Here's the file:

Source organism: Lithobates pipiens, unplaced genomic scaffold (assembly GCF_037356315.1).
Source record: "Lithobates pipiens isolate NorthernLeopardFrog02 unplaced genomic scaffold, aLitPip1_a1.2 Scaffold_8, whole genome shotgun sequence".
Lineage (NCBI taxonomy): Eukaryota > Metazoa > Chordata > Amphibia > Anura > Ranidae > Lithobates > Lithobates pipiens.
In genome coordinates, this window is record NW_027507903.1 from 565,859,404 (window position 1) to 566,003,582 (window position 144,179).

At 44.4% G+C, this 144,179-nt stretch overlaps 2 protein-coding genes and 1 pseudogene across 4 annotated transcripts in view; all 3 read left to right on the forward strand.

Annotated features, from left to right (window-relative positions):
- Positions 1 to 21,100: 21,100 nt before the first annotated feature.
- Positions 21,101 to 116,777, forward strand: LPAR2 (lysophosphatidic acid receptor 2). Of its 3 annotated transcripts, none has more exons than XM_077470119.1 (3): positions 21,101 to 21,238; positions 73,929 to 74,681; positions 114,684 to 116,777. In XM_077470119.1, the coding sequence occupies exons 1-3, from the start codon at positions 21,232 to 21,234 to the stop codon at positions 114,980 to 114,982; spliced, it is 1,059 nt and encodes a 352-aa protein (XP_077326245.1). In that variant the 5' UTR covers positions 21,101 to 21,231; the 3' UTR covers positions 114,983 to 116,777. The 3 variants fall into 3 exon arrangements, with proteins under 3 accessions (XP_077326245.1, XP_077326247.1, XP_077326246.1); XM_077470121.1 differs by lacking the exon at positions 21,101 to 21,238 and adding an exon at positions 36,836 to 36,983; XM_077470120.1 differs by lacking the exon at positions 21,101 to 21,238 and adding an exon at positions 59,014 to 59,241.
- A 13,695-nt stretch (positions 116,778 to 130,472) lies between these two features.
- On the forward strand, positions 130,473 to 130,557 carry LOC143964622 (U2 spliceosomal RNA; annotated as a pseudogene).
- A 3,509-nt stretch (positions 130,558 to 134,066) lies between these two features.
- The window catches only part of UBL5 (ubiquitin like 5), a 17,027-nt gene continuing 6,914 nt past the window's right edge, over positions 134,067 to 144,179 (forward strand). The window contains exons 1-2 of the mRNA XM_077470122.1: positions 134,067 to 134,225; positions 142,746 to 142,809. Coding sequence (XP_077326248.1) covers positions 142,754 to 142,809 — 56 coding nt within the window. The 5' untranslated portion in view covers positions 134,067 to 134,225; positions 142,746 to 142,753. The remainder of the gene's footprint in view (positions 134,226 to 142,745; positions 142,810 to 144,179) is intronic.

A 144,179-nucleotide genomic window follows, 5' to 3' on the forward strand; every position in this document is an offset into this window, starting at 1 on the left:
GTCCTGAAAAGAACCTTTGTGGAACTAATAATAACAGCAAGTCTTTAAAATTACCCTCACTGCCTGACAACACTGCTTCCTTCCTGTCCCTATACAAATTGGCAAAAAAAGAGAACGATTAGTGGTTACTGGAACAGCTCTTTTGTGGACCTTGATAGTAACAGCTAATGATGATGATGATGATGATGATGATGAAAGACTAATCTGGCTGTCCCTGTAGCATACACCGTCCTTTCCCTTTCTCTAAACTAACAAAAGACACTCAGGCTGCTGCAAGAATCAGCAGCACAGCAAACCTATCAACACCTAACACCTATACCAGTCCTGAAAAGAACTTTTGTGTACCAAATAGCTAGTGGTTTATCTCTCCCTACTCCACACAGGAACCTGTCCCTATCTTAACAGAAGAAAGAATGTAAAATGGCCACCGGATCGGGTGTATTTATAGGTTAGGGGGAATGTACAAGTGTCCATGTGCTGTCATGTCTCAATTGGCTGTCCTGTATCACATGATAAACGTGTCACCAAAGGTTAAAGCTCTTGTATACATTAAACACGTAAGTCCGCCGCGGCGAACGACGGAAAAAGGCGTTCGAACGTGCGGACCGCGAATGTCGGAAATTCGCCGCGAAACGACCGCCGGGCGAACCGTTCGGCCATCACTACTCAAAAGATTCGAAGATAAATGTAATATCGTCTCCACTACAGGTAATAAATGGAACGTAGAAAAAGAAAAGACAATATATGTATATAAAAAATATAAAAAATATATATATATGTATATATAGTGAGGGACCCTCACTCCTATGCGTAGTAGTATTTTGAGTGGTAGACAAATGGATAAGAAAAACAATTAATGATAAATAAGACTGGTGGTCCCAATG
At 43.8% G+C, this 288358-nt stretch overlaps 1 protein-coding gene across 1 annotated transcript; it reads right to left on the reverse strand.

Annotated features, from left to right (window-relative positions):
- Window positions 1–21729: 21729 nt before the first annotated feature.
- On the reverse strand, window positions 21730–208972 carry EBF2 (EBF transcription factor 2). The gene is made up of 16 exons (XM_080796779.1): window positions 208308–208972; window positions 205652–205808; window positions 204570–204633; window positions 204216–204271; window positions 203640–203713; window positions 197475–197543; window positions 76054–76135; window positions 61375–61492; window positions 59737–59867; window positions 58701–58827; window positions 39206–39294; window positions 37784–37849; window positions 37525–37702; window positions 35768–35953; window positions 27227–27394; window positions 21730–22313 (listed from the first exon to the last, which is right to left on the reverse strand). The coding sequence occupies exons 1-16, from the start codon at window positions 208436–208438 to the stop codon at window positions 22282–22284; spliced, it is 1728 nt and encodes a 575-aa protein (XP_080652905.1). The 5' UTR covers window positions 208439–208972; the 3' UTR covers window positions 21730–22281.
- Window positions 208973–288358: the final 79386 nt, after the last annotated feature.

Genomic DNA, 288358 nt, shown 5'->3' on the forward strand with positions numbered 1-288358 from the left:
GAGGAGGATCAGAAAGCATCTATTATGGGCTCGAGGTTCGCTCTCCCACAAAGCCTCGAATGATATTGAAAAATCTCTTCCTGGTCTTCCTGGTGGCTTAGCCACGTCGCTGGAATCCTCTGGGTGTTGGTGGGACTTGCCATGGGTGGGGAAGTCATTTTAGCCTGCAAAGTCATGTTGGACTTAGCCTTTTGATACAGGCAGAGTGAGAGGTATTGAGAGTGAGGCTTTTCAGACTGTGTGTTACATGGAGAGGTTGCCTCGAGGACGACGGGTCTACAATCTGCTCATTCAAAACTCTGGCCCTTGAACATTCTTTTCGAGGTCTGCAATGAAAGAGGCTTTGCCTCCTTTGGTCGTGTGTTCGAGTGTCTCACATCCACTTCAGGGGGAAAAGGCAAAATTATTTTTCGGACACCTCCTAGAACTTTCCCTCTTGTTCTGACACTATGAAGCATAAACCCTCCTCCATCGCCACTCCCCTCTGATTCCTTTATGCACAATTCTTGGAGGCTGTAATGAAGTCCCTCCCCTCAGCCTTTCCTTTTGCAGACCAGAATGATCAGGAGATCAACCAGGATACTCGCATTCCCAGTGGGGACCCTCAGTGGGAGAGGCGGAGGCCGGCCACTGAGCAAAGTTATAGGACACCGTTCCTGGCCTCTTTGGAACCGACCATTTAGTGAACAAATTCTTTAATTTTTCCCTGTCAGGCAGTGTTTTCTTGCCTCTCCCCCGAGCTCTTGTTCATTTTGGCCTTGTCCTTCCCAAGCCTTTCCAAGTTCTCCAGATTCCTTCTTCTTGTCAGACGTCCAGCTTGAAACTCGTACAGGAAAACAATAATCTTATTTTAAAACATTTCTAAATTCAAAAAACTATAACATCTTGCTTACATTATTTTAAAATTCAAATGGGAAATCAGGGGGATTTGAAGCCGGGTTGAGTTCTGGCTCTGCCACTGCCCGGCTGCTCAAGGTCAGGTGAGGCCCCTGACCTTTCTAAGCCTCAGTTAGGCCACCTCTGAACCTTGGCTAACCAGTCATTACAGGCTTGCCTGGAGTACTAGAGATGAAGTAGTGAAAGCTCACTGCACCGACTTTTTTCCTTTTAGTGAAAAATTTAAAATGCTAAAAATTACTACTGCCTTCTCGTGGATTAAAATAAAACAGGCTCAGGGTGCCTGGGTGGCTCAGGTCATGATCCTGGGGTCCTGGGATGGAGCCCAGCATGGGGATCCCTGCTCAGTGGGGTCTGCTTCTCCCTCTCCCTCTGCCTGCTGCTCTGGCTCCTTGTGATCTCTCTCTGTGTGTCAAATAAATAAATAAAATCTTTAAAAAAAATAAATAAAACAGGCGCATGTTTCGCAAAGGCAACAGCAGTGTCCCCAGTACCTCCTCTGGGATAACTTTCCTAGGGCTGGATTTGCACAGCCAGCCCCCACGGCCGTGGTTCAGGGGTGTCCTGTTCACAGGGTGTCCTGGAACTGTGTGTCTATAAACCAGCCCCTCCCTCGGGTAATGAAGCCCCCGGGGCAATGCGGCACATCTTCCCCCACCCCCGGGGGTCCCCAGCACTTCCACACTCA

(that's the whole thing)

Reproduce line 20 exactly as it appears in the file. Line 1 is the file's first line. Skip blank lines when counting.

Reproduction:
Genomic DNA, 288358 nt, shown 5'->3' on the forward strand with positions numbered 1-288358 from the left: